Morrowind:Overview of Gods and Worship
- Editor's Note:
Gods are commonly judged upon the evidence of their interest in worldly matters. A central belief in the active participation of Deities in mundane matters can be challenged by the reference to apparent apathy and indifference on the part of Gods during times of plague or famine.
From intervention in legendary quests to manifestations in common daily life, no pattern for the Gods of Tamriel activities is readily perceived. The concerns of Gods in many ways may seem unrelated or at best unconcerned with the daily trials of the mortal realm. The exceptions do exist, however.
Many historical records and legends point to the direct intervention of one or more gods at times of great need. Many heroic tales recount blessings of the divinity bestowed upon heroic figures who worked or quested for the good of a Deity or the Deity's temple. Some of the more powerful artifacts in the known world were originally bestowed upon their owners through such reward. It has also been reported that priests of high ranking in their temples may on occasion call upon their Deity for blessings or help in time of need. The exact nature of such contact and the blessings bestowed is given to much speculation, as the temples hold such associations secret and holy. This direct contact gives weight to the belief that the Gods are aware of the mortal realm. In many circumstances, however, these same Gods will do nothing in the face of suffering and death, seeming to feel no need to interfere. It is thus possible to conclude that we, as mortals, may not be capable of understanding more than a small fraction of the reasoning and logic such beings use.
One defining characteristic of all Gods and Goddesses is their interest in worship and deeds. Deeds in the form of holy quests are just one of the many things that bring the attention of a Deity. Deeds in everyday life, by conforming to the statutes and obligations of individual temples are commonly supposed to please a Deity. Performance of ceremony in a temple may also bring a Deity's attention. Ceremonies vary according to the individual Deity. The results are not always apparent but sacrifice and offerings are usually required to have any hope of gaining a Deity's attention.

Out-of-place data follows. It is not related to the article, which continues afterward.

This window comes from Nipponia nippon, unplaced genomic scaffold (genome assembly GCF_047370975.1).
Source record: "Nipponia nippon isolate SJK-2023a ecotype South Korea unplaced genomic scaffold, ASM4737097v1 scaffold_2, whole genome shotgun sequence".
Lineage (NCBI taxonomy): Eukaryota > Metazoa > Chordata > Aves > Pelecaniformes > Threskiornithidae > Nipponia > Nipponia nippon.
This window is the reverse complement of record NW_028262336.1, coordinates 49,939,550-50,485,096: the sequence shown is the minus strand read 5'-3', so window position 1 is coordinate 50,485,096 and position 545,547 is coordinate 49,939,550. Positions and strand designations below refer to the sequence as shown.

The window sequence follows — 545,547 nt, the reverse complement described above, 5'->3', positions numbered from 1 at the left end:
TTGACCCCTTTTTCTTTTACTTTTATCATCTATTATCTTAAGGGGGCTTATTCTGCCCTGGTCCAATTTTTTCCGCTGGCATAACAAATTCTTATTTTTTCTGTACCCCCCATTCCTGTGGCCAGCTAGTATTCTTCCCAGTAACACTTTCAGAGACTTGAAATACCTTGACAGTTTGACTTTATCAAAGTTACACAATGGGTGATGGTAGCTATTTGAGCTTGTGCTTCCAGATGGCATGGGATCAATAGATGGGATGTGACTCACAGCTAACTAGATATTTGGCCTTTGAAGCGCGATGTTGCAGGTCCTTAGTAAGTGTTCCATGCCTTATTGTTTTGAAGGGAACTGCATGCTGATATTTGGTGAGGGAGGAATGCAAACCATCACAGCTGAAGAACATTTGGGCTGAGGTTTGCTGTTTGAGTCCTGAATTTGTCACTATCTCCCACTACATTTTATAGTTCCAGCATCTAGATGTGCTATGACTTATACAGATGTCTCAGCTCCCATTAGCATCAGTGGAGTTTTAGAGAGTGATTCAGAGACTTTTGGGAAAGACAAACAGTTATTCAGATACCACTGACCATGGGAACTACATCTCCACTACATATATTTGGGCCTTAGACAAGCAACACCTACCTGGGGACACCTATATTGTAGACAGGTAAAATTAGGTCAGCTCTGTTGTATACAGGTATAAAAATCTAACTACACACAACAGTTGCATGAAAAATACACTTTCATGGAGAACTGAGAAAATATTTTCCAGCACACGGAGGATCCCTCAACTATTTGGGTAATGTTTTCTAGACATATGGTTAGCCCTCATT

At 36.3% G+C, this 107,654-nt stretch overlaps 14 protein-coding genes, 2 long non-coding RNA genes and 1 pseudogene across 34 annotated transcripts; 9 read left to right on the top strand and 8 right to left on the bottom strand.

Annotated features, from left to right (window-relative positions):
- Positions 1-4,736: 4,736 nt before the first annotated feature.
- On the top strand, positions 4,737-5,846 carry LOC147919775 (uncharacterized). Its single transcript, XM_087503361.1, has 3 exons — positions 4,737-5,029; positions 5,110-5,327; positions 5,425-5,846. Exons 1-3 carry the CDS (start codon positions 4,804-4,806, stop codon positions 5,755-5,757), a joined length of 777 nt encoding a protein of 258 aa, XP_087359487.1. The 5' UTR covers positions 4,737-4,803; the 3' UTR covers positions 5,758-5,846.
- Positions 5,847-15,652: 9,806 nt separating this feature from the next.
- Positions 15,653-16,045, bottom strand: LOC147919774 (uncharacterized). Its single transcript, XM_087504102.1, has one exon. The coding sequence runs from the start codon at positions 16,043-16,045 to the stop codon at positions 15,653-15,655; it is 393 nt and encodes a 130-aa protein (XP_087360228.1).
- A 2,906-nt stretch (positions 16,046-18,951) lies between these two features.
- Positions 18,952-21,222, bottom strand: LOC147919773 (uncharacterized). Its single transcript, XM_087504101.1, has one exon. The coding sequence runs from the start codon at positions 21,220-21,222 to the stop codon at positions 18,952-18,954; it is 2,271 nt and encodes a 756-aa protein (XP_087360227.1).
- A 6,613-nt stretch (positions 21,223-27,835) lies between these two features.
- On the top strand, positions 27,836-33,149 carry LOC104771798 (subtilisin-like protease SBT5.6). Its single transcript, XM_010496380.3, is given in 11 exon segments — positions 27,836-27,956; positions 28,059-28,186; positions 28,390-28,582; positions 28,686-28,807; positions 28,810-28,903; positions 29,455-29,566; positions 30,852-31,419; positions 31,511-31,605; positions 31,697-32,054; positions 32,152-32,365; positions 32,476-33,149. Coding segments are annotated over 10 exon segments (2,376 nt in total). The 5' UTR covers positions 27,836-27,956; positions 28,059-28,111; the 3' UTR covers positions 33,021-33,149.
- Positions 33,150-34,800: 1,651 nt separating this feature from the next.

While direct intervention in daily temple life has been recorded, the exact nature of the presence of a God in daily mundane life is a subject of controversy. A traditional saying of the Wood Elves is that "One man's miracle is another man's accident." While some gods are believed to take an active part of daily life, others are well known for their lack of interest in temporal affairs.
It has been theorized that gods do in fact gain strength from such things as worship through praise, sacrifice and deed. It may even be theorized that the number of worshippers a given Deity has may reflect on His overall position among the other Gods. This my own conjecture, garnered from the apparent ability of the larger temples to attain blessings and assistance from their God with greater ease than smaller religious institutions.
There are reports of the existence of spirits in our world that have the same capacity to use the actions and deeds of mortals to strengthen themselves as do the Gods. The understanding of the exact nature of such creatures would allow us to understand with more clarity the connection between a Deity and the Deity's worshipers.
The implication of the existence of such spirits leads to the speculation that these spirits may even be capable of raising themselves to the level of a God or Goddess. Motusuo of the Imperial Seminary has suggested that these spirits may be the remains of Gods and Goddesses who through time lost all or most of their following, reverting to their earliest most basic form. of the Old Ways say that there are no Gods, just greater and lesser spirits. Perhaps it is possible for all three theories to be true.